As an escapee from Hollywood, I found the movie-biz in-jokes throughout Looney Tunes: Back in Action pretty hilarious. But as my husband’s glower cued me, I was actually the only one in the audience doing any laughing. In fact, the only reaction I could hear around me was the snoring from the woman down the row. Not a good sign.
Looney Tunes is an admirable attempt to marry animation with live action, and there are lots of moments where you think: Wow, that was clever! But the movie itself doesn’t work — the story is stupid, and the two romantic leads don’t lock lips even once.
If you’re an animation nut, however, you’ll love Looney Tunes. There’s some extraordinarily manic cartooning, including lots of old-fashioned, violent stuff that warped a couple generations of bubblegum-splurt-ing brats like me. There are also some absolutely magical new-style scenes, including a brilliant montage in which Elmer Fudd, Daffy Duck and Bugs Bunny morph in and out of famous paintings in the Louvre. It’s breathtaking and unforgettable.
On the live-actor side, Steve Martin is zany as a puerile tyrant; Brendan Fraser (The Mummy) is beefy and cuddly; Jenna Elfman (Town & Country) does a hysterical rendition of a brainless, ambitious movie executive; and Joan Cusack (The School of Rock) is priceless in her one scene as Mother, the leader of the top-secret Area 52. But Timothy Dalton — doing a send-up of his James Bond character — is wasted.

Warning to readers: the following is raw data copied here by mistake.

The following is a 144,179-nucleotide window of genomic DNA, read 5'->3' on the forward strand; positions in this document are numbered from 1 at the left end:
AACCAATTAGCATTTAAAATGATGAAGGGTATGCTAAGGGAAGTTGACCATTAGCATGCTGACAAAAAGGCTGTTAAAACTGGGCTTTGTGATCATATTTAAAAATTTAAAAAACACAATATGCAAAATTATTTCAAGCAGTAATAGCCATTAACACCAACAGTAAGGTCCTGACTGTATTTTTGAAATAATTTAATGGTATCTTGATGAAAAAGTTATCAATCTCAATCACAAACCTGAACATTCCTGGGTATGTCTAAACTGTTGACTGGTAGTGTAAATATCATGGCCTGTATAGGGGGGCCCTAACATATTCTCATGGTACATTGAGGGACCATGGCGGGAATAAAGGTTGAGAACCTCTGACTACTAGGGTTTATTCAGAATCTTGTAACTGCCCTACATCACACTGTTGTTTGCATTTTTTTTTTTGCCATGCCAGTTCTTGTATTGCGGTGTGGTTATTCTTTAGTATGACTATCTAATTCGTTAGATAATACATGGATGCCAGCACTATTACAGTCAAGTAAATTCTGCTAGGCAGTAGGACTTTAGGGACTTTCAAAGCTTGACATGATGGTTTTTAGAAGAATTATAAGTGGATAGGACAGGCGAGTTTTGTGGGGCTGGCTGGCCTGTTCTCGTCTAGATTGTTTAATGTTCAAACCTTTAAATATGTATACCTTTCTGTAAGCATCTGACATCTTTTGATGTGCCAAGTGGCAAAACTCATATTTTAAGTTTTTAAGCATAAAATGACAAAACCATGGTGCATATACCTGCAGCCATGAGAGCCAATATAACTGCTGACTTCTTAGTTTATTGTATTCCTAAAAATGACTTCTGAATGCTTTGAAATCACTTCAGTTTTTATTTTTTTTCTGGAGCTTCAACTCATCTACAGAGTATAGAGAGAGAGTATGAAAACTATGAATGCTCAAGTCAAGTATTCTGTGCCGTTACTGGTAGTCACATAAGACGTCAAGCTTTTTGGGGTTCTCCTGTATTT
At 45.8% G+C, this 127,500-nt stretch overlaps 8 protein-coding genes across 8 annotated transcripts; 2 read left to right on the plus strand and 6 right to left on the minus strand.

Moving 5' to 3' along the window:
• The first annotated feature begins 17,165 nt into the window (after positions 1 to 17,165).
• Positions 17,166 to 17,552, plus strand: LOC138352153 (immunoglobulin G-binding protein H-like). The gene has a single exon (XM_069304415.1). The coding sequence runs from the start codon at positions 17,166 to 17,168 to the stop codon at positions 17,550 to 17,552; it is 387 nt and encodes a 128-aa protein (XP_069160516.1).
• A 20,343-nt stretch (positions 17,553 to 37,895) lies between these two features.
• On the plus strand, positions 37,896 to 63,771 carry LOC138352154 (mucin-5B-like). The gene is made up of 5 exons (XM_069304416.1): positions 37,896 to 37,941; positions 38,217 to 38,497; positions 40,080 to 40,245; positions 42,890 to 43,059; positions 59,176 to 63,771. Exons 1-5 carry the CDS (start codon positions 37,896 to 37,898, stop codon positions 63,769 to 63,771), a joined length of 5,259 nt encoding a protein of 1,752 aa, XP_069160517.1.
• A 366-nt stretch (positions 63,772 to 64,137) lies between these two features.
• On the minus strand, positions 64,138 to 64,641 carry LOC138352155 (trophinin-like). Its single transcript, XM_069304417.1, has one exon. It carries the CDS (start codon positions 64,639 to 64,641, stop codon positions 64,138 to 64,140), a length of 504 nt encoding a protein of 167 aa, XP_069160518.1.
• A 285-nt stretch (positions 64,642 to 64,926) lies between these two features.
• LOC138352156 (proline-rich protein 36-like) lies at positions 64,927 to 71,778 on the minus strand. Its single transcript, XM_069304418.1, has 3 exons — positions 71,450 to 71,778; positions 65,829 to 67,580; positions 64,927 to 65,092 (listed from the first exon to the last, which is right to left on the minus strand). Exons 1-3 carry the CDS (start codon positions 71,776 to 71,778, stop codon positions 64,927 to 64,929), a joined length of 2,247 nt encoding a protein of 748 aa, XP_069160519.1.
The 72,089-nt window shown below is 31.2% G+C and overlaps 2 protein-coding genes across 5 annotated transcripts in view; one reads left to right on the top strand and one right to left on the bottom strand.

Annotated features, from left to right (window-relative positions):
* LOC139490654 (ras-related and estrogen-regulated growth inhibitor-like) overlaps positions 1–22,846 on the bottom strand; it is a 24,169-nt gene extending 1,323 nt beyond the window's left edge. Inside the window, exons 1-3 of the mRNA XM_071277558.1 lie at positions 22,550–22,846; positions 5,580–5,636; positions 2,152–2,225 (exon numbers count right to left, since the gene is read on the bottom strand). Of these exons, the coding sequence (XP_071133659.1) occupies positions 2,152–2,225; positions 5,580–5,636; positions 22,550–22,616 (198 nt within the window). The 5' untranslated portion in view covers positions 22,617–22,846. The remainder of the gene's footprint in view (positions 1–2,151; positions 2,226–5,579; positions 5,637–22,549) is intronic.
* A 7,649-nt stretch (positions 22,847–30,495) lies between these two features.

Fraser plays DJ Drake, a wannabe stuntman working as a security guard at Warner Bros. DJ is instructed to evict Daffy Duck from the premises, because Kate Houghton (Elfman), the studio’s vice president of comedy, considers Daffy passe. Except that DJ blows the job, leading Daffy to think he’s the security guard’s new sidekick. And off they both go to Las Vegas, to rescue DJ’s father, the dashing movie star and secret spy Damian Drake (Dalton), who’s being held prisoner by the nasty Chairman (Martin) of — but of course — the ACME Corporation.
Kate chases DJ and Daffy, and they end up in the desert, where they meet Mother (Cusack) and a bunch of monsters from lots of other movies; and then there are the jaunts to Paris, and to Africa; and the cameos by everybody who happened to be walking past the sound stage. And then everybody’s running everywhere, and … you get the idea.
When you realize that the budget for this movie could feed a couple-thousand people for a month (I’m still reverberating with the war-ravaged images in Beyond Borders), you have to wonder: How could so many movie execs — especially the film’s director, Joe Dante (Gremlins) — read the script for Looney Tunes and not see how awful it was?
Both my mom and my husband are old enough to have watched Looney Tunes cartoons the first time around; thus, I figured nostalgia would influence their opinion of the film. Wrong.
“What’d you think of it, honey? I asked my spouse. “Sorry, babe,” he said. “Fell asleep halfway through.” Ouch.
Mom? “There was a lot going on,” the Wise One said. “But none of it meant anything.”
Tha-a-a-a-t’s all, folks!
— reviewed by Marci Miller